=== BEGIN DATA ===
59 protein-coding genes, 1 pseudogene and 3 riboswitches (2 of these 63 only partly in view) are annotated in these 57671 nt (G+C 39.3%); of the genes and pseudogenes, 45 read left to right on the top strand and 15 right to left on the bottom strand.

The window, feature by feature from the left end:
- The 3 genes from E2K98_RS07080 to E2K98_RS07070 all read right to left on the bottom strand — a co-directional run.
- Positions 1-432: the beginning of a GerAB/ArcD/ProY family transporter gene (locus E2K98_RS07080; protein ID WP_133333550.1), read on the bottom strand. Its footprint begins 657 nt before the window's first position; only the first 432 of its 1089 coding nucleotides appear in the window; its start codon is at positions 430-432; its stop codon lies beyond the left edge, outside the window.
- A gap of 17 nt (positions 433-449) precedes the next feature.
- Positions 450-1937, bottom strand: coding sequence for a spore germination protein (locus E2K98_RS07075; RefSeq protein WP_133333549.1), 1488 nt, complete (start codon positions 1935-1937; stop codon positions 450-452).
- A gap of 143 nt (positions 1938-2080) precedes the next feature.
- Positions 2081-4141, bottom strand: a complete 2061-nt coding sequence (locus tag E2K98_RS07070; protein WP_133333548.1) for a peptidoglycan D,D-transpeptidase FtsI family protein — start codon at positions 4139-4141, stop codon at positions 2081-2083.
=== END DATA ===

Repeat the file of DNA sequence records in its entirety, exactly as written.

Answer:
59 protein-coding genes, 1 pseudogene and 3 riboswitches (2 of these 63 only partly in view) are annotated in these 57671 nt (G+C 39.3%); of the genes and pseudogenes, 45 read left to right on the top strand and 15 right to left on the bottom strand.

The window, feature by feature from the left end:
- The 3 genes from E2K98_RS07080 to E2K98_RS07070 all read right to left on the bottom strand — a co-directional run.
- Positions 1-432: the beginning of a GerAB/ArcD/ProY family transporter gene (locus E2K98_RS07080; protein ID WP_133333550.1), read on the bottom strand. Its footprint begins 657 nt before the window's first position; only the first 432 of its 1089 coding nucleotides appear in the window; its start codon is at positions 430-432; its stop codon lies beyond the left edge, outside the window.
- A gap of 17 nt (positions 433-449) precedes the next feature.
- Positions 450-1937, bottom strand: coding sequence for a spore germination protein (locus E2K98_RS07075; RefSeq protein WP_133333549.1), 1488 nt, complete (start codon positions 1935-1937; stop codon positions 450-452).
- A gap of 143 nt (positions 1938-2080) precedes the next feature.
- Positions 2081-4141, bottom strand: a complete 2061-nt coding sequence (locus tag E2K98_RS07070; protein WP_133333548.1) for a peptidoglycan D,D-transpeptidase FtsI family protein — start codon at positions 4139-4141, stop codon at positions 2081-2083.